Grunke column: Missoula makes a mark with professional site selectors
About a month ago, John Kappes, Mayor Engen and I attended the Site Selectors Guild conference in Orlando, Florida. This conference gathered together top site selectors and economic development professionals from around the country. It also offered a strong agenda of presentations on what site selectors look for in communities, trends in business relocation, growing business/industry sectors and more.
As you likely know, site selection is a profession. Companies large and small pay these professionals to help them conduct location searches, to negotiate incentives and to generally assist with expansion and relocation processes. If you’re a community looking to attract economic development, it’s vital to understand site selectors’ processes and be on their radar. The Missoula Economic Partnership — a new private-public partnership whose purpose is to harness all of Missoula’s resources to promote sustainable economic development — took this seriously.
Our plan for accomplishing that began with researching professional site selectors. We reviewed bios, areas of specialty, articles published and more. Ultimately, we targeted site selectors specializing in biosciences, innovative technologies, advanced manufacturing, back office/professional services, forest products and renewable energy. We focused on these sectors because they dovetail with successful business clusters right here in Missoula.
Over the course of two days in Orlando we met with each of our targeted site selectors — and it was eye opening for both sides.
First, Montana (let alone Missoula) hadn’t been on their radar screens. They knew little about Montana, what it has to offer or why anyone might want to live and work here. Throughout our discussions, we shed light on the quality of the area’s talented workforce, our entrepreneurial leadership, the availability of public officials and the incredible lifestyle we all enjoy. And with that, Missoula became a blip.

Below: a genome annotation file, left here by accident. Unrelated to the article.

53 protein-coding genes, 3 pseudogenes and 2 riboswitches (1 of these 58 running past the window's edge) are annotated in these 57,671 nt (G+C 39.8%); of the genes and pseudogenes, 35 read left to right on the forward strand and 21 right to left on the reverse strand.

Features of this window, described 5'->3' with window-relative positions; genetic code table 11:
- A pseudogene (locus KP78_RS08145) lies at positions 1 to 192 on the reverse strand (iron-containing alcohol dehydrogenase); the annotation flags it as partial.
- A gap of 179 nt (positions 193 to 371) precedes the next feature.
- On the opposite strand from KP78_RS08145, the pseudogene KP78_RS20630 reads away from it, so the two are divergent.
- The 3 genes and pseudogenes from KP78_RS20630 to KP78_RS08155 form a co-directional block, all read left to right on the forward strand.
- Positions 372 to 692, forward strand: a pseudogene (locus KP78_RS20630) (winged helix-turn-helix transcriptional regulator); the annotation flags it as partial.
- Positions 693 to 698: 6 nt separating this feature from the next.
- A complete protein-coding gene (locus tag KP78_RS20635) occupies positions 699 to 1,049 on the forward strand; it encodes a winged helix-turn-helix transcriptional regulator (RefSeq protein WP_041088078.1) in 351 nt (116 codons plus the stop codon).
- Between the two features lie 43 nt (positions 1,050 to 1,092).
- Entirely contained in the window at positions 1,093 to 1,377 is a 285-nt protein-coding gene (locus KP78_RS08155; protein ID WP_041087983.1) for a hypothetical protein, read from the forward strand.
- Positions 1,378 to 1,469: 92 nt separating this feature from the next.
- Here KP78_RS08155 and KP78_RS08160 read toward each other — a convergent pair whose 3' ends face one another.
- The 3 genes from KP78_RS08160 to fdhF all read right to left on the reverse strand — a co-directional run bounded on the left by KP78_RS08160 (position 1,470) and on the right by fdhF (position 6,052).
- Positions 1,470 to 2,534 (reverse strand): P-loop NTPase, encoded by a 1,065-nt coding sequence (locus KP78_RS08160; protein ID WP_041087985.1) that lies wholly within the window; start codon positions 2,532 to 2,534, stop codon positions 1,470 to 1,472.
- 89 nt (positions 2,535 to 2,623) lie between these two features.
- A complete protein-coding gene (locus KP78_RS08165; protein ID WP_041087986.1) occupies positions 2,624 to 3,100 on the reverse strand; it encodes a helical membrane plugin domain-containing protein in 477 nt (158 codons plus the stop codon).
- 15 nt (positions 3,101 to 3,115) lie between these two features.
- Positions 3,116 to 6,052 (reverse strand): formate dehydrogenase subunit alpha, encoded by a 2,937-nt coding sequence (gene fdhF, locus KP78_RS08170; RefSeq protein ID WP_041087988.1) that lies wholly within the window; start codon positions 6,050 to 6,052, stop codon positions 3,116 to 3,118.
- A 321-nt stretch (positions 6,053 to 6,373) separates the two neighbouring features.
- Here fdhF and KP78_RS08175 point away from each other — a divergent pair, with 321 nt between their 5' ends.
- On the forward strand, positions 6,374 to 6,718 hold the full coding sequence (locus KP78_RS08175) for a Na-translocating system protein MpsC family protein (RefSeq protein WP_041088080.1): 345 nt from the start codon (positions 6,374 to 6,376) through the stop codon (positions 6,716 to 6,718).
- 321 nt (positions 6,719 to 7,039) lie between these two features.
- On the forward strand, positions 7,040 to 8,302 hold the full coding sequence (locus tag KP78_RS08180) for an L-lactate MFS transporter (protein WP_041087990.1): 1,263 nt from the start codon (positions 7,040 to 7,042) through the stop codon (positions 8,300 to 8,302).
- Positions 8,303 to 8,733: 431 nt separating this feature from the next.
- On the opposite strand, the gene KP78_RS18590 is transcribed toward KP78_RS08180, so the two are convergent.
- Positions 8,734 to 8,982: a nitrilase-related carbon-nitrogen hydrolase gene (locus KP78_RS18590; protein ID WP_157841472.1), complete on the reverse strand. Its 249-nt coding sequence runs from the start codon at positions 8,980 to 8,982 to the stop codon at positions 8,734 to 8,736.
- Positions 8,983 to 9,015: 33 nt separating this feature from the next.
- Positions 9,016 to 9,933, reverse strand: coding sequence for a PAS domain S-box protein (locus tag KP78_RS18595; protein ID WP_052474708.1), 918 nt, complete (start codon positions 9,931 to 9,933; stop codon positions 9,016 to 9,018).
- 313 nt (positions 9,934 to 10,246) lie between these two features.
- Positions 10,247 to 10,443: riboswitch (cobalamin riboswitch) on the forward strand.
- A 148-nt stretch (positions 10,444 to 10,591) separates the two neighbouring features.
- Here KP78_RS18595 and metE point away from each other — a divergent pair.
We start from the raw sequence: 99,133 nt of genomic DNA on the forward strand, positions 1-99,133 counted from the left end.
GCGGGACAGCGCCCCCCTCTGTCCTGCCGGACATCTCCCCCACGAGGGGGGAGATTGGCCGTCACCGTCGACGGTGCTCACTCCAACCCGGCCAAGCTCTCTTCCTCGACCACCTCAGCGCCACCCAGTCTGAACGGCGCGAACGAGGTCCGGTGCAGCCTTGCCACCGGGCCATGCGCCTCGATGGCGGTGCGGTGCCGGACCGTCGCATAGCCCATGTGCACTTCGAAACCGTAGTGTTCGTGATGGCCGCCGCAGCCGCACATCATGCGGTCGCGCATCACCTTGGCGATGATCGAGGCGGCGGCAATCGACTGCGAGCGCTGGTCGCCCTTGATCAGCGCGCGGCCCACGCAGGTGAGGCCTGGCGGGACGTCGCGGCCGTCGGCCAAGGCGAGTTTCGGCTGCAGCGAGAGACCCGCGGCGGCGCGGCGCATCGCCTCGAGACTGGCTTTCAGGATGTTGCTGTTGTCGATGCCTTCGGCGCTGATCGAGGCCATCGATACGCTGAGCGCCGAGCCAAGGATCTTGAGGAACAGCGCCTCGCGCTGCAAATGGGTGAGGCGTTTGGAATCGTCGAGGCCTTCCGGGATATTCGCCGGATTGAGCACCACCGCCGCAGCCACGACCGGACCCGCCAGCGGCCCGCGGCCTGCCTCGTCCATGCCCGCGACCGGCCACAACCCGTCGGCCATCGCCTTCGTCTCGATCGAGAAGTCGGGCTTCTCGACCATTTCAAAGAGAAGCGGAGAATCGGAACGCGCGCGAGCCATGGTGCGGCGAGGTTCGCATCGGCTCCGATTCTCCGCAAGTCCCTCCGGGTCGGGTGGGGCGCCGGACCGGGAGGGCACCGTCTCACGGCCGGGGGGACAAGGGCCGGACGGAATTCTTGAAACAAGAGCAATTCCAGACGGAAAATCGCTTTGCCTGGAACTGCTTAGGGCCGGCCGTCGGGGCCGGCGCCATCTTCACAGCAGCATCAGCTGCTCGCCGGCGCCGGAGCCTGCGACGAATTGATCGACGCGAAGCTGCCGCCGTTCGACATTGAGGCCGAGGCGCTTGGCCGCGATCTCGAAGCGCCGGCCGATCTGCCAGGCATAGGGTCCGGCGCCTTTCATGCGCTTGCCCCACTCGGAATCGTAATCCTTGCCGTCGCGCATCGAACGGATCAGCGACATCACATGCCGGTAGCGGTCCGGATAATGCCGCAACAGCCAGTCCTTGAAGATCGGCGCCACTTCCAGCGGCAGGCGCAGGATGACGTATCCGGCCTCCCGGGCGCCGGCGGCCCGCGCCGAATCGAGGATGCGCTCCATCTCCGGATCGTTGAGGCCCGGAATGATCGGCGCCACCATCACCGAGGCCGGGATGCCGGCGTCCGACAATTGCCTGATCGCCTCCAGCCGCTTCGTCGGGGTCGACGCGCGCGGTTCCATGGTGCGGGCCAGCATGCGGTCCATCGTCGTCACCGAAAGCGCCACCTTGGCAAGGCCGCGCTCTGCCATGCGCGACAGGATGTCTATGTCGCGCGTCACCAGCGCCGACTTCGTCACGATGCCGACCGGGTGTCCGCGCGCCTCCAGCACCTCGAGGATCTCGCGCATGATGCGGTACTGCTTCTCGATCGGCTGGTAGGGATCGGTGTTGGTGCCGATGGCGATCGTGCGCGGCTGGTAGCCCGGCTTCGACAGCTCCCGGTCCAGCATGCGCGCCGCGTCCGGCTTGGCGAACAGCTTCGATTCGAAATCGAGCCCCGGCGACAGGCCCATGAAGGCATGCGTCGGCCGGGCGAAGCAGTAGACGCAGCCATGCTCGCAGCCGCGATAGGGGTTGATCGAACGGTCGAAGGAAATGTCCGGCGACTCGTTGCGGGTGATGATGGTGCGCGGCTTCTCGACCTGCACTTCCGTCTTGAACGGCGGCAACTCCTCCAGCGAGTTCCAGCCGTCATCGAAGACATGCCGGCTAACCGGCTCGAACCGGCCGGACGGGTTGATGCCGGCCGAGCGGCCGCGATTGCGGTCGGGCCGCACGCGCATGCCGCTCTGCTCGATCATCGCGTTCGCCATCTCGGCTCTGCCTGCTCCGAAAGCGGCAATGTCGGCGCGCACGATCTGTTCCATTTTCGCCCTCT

We highlighted some of the organizations and resources in place here to help startups and existing businesses grow — the tech transfer program at The University of Montana, the workforce development being done by the Missoula Job Service, funding from groups like the Montana Community Development Corporation and Big Sky Trust Fund, economic gardening programs with BitterRoot Economic Development District, the Partnership’s business retention and expansion program and more. The quality of these resources and the kind of work they’re doing made our blip grow brighter.
Then, we shared specific success stories in Missoula’s targeted business clusters. We talked about GT Advanced Technology, TerraEchos, Blue Marble Biomaterials, Advanced Technology Group’s Missoula Solutions Center, CM Manufacturing and others who are succeeding in part because of their choice to be in Missoula. The blip became a steady glow.
The site selectors, in turn, answered our questions. What’s most important to the companies they represent? How vital are incentives in the decision process? Do companies tend to put geography or talent first? What kinds of logistical assistance can communities offer up?
The results? We have insight, contacts and ongoing conversations we didn’t have five weeks ago. We are not only on the radar — we’re being watched. Now, we simply need to perform by helping grow Missoula’s business clusters and highlight the successes of our town, businesses and entrepreneurs.
This column by James Grunke, CEO of Missoula Economic Partnership, originally appeared in the February 26, 2012 edition of the Missoulian’s Western Montana InBusiness.